Books presented in memory of popular creative writing teacher

The Northern Echo: BOOK DONATION: Doreen Dean's son Dave Dean hands over copies of the late author's books to Abbey School headteacher George Ford. Picture: STUART BOULTON BOOK DONATION: Doreen Dean's son Dave Dean hands over copies of the late author's books to Abbey School headteacher George Ford. Picture: STUART BOULTON

PUPILS at a North-East school paid tribute to a children’s writer who taught creative writing there for many years, when they were presented with three of her books.

Doreen Dean, who died in February last year, aged 76, spent many years working in schools around the region as a freelance creative writing teacher.

Many of the sessions were held at what was then Abbey Junior School, in Darlington.

On Monday (May 19) Mrs Dean's family presented copies of her books in her memory.

They included Humphrey, about a teddy bear, and Twitterbud, about a bird.

Mrs Dean's writing career began late in life, when she won the first poetry competition she entered at the age of 51.

The competition, entitled ‘Gizza Poem’, was organised by The Federation of Worker Writers and Community Publishers.

Alan Bleasdale, the TV dramatist who wrote Boys from the Blackstuff, was the judge and awarded Mrs Dean joint first prize.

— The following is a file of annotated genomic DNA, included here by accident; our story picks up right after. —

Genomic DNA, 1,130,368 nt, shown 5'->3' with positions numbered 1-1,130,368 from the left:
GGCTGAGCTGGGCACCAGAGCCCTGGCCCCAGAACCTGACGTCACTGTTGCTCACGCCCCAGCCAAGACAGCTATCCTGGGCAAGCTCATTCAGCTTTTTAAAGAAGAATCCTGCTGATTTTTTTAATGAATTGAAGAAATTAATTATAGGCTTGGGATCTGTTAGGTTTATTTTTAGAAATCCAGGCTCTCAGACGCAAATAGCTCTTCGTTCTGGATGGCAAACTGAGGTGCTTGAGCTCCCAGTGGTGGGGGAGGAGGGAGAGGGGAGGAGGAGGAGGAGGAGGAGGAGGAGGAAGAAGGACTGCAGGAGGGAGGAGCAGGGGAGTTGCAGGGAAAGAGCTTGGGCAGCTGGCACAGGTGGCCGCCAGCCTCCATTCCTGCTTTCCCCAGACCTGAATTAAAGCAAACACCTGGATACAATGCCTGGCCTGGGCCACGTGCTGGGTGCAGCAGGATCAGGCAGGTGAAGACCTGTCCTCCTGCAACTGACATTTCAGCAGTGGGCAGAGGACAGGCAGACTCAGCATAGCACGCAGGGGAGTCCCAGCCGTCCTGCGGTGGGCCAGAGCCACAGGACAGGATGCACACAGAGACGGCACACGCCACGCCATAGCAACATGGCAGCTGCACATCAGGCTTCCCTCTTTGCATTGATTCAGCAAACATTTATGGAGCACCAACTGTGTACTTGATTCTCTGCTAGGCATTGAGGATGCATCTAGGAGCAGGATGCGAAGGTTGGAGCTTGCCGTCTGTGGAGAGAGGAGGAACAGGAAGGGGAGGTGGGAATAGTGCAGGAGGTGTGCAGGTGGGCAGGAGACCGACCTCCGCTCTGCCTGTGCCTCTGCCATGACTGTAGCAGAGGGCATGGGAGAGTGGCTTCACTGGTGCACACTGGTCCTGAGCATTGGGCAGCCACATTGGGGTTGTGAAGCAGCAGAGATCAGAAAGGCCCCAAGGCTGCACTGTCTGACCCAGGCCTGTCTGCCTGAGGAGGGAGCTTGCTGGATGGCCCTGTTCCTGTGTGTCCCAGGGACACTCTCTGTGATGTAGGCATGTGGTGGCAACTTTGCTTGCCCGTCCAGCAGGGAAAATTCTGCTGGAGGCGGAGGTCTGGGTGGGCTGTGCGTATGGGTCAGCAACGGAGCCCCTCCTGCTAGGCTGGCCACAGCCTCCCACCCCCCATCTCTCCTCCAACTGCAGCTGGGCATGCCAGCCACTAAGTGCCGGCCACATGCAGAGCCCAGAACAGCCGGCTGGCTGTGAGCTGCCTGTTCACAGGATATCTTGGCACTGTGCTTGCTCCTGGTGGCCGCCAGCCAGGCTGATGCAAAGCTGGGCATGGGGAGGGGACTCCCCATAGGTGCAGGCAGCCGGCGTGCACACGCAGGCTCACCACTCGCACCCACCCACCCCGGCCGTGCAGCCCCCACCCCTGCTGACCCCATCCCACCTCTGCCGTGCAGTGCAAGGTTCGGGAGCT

Following her success, her work appeared in a number of poetry anthologies and she began to teach creative writing in schools around the region.

The first anthology of her collected works, Phantom Voices, was published just weeks before she died after a long illness.

She worked with many of the junior children at Abbey and her son Dave, who has organised the handover event, said: “My mother would be absolutely delighted that her books were continuing to be read across the whole of the school where she loved to spend time in the classroom.

"At a time when the Darlington arts scene is so vibrant, using these books to aid children’s reading and development would give her tremendous pleasure.”

George Ford, executive headteacher of the Federation of Abbey Schools, said: “Doreen’s contribution promoted a love of reading that continues to thrive with staff and with children of all ages at our school.”

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